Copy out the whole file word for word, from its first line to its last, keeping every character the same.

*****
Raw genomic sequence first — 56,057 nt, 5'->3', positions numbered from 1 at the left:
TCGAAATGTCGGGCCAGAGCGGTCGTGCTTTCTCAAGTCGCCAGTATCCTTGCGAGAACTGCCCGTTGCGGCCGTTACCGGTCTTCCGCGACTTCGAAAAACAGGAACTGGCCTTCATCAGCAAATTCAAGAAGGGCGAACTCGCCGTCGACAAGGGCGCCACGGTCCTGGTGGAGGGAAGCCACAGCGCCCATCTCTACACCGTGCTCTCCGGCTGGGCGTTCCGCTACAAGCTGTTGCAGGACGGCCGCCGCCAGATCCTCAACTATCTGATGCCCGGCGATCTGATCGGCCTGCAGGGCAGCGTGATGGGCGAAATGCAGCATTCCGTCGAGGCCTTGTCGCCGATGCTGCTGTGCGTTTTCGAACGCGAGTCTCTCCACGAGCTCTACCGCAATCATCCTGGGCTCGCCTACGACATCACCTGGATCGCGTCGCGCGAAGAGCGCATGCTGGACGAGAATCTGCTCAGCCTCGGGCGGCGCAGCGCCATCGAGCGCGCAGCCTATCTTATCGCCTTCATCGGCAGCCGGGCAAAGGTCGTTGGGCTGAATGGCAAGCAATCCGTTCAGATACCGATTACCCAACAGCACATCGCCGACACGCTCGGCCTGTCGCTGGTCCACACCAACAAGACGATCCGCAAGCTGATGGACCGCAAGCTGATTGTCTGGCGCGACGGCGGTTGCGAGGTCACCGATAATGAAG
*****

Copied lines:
Raw genomic sequence first — 56,057 nt, 5'->3', positions numbered from 1 at the left:
TCGAAATGTCGGGCCAGAGCGGTCGTGCTTTCTCAAGTCGCCAGTATCCTTGCGAGAACTGCCCGTTGCGGCCGTTACCGGTCTTCCGCGACTTCGAAAAACAGGAACTGGCCTTCATCAGCAAATTCAAGAAGGGCGAACTCGCCGTCGACAAGGGCGCCACGGTCCTGGTGGAGGGAAGCCACAGCGCCCATCTCTACACCGTGCTCTCCGGCTGGGCGTTCCGCTACAAGCTGTTGCAGGACGGCCGCCGCCAGATCCTCAACTATCTGATGCCCGGCGATCTGATCGGCCTGCAGGGCAGCGTGATGGGCGAAATGCAGCATTCCGTCGAGGCCTTGTCGCCGATGCTGCTGTGCGTTTTCGAACGCGAGTCTCTCCACGAGCTCTACCGCAATCATCCTGGGCTCGCCTACGACATCACCTGGATCGCGTCGCGCGAAGAGCGCATGCTGGACGAGAATCTGCTCAGCCTCGGGCGGCGCAGCGCCATCGAGCGCGCAGCCTATCTTATCGCCTTCATCGGCAGCCGGGCAAAGGTCGTTGGGCTGAATGGCAAGCAATCCGTTCAGATACCGATTACCCAACAGCACATCGCCGACACGCTCGGCCTGTCGCTGGTCCACACCAACAAGACGATCCGCAAGCTGATGGACCGCAAGCTGATTGTCTGGCGCGACGGCGGTTGCGAGGTCACCGATAATGAAG